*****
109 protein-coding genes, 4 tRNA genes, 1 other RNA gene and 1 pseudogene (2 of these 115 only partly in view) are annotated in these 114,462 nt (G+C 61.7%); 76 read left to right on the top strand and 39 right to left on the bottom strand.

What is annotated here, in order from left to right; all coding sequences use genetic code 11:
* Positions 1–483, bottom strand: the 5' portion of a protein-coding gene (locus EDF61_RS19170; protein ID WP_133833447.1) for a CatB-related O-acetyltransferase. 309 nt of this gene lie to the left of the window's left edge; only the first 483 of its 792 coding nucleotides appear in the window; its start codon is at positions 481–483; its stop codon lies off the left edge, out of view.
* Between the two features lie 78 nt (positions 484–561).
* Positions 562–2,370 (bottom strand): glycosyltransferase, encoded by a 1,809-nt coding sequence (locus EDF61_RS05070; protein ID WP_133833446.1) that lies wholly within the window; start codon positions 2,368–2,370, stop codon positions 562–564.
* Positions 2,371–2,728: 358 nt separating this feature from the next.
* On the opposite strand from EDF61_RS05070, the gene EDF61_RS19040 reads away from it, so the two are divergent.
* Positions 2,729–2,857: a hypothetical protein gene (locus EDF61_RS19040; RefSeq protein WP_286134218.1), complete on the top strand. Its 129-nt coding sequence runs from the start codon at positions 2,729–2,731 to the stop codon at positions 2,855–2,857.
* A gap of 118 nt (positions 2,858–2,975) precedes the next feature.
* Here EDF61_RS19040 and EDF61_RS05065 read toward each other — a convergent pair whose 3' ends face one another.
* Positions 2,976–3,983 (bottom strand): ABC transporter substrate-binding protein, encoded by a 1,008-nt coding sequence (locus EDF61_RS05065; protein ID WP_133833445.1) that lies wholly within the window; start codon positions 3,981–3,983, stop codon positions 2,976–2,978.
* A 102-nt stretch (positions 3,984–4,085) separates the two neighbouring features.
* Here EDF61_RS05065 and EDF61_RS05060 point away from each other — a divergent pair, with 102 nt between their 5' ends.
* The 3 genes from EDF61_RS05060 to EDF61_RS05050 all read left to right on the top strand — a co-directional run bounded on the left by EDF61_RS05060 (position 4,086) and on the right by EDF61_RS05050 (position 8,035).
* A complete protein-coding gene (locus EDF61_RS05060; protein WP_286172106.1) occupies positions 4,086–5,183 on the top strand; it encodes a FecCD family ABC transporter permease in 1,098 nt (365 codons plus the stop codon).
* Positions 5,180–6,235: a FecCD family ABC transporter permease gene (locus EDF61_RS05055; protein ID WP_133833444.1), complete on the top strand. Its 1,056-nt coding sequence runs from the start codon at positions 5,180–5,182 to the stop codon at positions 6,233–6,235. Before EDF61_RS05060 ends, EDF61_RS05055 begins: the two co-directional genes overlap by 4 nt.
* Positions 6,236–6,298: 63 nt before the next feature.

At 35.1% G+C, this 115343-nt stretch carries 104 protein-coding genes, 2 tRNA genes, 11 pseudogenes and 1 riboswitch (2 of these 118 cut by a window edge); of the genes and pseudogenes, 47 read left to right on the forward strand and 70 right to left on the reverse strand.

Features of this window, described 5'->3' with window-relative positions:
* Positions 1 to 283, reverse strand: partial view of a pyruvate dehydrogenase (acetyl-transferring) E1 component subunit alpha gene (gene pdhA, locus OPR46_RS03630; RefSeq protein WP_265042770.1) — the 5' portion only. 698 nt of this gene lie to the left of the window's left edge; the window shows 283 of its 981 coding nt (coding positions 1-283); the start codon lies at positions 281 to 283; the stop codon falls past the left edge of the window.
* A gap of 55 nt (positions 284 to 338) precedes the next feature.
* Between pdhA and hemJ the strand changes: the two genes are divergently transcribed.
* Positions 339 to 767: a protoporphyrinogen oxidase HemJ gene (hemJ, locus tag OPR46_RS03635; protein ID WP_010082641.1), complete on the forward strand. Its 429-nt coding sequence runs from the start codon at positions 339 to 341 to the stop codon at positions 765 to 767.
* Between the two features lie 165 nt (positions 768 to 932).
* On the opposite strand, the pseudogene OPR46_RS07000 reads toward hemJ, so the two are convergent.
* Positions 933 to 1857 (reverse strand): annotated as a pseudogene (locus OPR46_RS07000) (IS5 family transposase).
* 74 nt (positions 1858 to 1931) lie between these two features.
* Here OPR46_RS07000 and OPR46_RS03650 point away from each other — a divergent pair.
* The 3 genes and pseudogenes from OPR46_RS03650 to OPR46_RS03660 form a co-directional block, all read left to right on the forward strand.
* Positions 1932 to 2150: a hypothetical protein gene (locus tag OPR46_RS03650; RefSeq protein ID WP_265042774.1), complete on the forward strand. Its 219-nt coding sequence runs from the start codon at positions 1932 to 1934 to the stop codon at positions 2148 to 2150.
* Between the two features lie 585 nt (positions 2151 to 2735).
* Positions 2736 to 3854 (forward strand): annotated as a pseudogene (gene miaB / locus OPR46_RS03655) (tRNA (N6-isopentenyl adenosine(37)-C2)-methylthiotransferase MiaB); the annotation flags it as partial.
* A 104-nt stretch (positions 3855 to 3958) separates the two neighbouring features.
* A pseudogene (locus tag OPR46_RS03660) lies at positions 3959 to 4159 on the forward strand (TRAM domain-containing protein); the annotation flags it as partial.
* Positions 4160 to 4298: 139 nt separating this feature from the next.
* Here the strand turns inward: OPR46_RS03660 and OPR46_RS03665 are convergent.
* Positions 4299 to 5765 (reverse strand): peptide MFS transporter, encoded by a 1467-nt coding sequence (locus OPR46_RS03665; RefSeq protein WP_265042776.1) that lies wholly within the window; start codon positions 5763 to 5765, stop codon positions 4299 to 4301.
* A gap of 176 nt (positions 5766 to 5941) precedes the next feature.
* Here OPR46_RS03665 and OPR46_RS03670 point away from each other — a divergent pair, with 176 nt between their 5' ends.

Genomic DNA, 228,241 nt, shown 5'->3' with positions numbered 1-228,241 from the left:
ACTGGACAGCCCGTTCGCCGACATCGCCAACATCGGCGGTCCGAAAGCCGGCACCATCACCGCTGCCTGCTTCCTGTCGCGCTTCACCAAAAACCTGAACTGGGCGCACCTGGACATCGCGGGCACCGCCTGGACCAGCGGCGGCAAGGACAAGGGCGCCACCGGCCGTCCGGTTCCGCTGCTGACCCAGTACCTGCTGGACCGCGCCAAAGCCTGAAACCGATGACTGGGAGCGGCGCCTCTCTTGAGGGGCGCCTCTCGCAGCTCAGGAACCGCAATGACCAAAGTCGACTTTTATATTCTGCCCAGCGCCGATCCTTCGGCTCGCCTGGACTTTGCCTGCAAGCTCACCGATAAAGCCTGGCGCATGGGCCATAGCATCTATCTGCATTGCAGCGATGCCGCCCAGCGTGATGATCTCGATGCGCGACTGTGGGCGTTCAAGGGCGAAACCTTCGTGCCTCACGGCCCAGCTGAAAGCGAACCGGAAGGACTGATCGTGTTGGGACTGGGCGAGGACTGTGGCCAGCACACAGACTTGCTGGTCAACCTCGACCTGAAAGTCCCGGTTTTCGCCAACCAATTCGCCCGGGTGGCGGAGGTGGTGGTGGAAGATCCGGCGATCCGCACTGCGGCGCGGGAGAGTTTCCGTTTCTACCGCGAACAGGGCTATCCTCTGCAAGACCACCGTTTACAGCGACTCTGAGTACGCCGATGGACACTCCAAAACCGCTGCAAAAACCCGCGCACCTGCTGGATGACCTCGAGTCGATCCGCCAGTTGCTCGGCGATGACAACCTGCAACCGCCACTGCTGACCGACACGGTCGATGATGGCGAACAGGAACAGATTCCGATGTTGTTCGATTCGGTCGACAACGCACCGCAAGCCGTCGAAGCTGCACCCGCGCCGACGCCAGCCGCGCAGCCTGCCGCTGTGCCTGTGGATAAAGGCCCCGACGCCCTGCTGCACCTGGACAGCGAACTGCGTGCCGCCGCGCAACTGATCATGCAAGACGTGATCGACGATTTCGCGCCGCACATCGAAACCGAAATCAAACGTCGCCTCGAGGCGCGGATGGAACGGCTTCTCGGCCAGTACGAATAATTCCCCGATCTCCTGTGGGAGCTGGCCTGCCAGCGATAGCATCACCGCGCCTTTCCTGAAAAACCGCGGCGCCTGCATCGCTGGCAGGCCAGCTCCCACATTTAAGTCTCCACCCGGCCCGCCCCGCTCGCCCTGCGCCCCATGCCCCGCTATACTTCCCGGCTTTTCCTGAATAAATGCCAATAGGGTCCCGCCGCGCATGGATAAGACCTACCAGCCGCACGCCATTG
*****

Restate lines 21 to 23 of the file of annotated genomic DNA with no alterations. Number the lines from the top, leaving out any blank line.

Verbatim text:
* A gap of 55 nt (positions 284 to 338) precedes the next feature.
* Between pdhA and hemJ the strand changes: the two genes are divergently transcribed.
* Positions 339 to 767: a protoporphyrinogen oxidase HemJ gene (hemJ, locus tag OPR46_RS03635; protein ID WP_010082641.1), complete on the forward strand. Its 429-nt coding sequence runs from the start codon at positions 339 to 341 to the stop codon at positions 765 to 767.